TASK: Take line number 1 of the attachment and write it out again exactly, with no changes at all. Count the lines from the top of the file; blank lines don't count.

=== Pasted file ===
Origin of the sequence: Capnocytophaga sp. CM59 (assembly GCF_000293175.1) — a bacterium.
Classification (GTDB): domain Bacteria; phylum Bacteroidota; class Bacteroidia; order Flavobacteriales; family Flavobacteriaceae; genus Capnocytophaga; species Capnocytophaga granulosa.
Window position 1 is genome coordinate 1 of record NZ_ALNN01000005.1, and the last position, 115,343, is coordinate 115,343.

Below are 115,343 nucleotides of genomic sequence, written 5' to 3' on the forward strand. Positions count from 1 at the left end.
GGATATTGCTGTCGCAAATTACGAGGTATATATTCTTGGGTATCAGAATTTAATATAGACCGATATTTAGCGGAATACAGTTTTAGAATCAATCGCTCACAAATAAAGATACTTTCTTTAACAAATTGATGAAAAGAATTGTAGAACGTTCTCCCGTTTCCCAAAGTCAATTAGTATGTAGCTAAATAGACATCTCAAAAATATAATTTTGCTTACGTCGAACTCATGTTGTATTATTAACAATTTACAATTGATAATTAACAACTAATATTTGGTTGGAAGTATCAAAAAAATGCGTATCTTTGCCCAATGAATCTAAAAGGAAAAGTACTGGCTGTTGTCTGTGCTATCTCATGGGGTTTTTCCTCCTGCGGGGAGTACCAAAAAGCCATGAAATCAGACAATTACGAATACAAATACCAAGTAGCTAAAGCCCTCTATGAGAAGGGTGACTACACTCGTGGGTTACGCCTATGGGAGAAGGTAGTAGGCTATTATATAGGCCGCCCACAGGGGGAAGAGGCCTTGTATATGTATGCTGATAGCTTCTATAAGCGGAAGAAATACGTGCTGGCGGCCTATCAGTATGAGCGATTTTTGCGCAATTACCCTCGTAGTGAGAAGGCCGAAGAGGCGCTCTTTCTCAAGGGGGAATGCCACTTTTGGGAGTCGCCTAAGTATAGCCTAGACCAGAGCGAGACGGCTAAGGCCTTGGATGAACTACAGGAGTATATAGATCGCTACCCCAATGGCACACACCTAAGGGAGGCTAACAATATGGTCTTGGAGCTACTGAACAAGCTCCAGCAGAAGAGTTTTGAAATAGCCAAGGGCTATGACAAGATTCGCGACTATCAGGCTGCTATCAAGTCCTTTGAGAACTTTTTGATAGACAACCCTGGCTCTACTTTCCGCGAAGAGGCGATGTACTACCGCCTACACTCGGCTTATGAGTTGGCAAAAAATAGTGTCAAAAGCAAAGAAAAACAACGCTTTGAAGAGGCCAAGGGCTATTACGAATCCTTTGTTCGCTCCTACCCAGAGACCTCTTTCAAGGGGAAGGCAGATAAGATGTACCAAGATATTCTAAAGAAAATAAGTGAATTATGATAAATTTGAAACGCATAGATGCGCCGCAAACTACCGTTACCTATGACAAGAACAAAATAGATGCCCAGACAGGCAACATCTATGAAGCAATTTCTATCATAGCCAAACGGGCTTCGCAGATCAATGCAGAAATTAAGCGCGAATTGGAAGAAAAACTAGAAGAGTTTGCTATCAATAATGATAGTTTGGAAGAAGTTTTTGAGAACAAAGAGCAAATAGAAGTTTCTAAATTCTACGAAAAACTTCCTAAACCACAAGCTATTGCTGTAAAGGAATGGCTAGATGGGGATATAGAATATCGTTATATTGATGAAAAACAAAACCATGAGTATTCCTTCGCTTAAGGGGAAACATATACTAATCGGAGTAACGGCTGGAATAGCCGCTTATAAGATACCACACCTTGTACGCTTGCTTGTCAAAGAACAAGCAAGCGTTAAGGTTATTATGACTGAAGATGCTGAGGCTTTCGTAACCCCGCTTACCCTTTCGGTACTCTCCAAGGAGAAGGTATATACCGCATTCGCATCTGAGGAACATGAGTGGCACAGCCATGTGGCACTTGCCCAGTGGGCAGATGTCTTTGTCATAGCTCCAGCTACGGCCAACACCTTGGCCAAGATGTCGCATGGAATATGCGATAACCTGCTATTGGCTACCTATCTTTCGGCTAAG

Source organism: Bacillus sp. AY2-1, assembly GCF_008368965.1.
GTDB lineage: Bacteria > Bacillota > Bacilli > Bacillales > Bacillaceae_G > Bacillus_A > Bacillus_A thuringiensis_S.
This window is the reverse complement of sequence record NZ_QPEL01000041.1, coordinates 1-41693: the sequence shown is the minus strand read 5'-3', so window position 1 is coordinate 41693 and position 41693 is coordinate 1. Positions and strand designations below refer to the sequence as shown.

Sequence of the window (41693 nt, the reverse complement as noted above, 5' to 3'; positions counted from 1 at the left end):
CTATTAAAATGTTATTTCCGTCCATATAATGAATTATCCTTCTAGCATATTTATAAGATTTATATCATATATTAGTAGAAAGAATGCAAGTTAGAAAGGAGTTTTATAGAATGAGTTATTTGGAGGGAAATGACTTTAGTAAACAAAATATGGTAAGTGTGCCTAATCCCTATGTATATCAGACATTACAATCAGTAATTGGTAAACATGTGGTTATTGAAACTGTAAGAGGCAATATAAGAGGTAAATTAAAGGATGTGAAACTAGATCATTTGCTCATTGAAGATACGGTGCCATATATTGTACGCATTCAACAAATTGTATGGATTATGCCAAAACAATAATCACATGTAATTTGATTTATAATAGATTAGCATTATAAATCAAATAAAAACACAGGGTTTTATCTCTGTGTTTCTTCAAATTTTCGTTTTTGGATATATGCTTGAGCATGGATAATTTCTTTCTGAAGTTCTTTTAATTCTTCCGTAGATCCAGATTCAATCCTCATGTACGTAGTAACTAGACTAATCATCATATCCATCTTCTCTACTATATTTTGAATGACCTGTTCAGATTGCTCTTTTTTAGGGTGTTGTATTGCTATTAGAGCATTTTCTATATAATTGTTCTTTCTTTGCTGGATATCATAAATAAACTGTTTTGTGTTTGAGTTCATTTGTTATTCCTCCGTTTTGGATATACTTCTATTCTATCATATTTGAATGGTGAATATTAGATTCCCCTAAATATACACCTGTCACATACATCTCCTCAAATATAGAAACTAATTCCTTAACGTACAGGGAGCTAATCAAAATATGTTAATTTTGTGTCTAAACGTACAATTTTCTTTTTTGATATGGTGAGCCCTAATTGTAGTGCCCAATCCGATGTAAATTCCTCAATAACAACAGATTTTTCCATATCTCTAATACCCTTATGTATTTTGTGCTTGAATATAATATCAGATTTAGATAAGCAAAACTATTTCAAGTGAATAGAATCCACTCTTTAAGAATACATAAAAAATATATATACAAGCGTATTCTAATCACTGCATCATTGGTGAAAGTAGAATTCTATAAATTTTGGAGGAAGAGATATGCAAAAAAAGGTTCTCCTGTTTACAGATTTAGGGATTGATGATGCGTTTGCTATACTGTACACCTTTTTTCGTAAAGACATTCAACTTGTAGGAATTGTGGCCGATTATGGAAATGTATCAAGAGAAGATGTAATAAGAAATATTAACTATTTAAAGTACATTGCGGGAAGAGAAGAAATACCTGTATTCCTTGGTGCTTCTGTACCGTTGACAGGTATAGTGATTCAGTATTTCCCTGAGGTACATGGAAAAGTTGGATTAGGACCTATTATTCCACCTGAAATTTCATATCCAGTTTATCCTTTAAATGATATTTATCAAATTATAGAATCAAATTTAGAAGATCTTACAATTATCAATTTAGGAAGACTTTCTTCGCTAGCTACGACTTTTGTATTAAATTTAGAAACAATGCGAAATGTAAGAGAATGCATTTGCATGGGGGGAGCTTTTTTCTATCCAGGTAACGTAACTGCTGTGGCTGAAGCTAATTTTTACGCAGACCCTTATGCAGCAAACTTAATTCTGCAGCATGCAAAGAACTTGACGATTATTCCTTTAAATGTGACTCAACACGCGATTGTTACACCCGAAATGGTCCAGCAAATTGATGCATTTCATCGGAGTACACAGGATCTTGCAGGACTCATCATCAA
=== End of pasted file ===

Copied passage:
Origin of the sequence: Capnocytophaga sp. CM59 (assembly GCF_000293175.1) — a bacterium.